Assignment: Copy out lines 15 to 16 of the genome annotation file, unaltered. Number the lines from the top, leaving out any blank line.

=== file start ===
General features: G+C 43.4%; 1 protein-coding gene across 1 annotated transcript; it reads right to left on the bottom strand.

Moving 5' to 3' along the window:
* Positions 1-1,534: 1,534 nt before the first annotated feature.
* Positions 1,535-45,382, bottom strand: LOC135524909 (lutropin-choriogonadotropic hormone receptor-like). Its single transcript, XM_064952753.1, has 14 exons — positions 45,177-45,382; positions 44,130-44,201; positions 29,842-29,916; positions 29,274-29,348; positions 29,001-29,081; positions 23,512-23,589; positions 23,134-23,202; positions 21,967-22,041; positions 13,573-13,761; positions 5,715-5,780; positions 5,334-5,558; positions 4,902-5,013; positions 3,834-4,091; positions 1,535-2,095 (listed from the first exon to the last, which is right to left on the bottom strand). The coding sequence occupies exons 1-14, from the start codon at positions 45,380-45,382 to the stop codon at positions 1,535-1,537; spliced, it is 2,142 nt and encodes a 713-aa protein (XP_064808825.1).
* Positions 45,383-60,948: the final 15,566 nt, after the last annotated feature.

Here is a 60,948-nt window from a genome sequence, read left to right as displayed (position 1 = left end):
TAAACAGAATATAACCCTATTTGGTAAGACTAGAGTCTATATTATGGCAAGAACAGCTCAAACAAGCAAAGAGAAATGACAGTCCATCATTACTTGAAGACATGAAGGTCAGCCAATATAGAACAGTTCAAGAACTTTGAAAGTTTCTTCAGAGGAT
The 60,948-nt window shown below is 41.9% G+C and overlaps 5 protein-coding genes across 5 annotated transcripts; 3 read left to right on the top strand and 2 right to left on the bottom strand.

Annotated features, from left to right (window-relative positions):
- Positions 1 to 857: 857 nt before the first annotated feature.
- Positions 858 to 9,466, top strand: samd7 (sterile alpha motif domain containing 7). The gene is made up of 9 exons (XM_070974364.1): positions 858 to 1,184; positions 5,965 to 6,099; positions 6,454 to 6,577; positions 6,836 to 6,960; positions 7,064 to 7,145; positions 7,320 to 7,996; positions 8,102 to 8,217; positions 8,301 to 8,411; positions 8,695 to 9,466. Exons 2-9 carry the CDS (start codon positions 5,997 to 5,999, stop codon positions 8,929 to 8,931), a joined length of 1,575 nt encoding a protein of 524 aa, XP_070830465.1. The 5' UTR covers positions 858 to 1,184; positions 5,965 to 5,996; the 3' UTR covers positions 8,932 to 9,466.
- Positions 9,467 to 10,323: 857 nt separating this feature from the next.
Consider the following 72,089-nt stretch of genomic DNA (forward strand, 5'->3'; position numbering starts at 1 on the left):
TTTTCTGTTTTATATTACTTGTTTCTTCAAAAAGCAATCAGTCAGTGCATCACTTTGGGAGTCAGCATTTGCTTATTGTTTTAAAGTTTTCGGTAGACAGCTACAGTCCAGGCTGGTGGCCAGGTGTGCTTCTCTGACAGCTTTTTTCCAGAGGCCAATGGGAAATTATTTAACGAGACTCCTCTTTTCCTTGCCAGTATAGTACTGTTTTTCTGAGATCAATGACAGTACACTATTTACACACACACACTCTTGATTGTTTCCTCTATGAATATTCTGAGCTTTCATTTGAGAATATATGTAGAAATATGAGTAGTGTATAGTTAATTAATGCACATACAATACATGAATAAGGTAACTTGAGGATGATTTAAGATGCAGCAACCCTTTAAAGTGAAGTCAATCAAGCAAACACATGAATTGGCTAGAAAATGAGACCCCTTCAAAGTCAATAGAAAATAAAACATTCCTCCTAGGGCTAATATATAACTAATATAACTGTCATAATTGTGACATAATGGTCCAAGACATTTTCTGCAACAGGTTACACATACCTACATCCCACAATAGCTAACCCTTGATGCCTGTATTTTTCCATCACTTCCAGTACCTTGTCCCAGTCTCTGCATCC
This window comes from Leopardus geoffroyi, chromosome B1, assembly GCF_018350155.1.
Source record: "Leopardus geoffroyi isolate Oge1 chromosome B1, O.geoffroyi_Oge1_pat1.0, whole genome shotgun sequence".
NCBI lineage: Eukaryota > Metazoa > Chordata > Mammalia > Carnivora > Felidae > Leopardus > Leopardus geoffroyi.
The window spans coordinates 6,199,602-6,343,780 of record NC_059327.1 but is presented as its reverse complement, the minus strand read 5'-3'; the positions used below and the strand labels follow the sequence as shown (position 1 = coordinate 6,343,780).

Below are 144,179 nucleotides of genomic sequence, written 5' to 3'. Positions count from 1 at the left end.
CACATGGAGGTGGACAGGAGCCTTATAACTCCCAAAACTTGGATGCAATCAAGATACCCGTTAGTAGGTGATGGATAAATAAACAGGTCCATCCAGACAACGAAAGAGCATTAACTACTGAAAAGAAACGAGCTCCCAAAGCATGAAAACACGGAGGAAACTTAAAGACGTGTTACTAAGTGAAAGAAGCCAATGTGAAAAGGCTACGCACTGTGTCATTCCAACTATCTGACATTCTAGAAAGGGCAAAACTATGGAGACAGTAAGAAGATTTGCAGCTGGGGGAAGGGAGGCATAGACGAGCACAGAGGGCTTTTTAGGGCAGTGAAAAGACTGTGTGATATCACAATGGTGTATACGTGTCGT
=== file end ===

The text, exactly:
This window comes from Leopardus geoffroyi, chromosome B1, assembly GCF_018350155.1.
Source record: "Leopardus geoffroyi isolate Oge1 chromosome B1, O.geoffroyi_Oge1_pat1.0, whole genome shotgun sequence".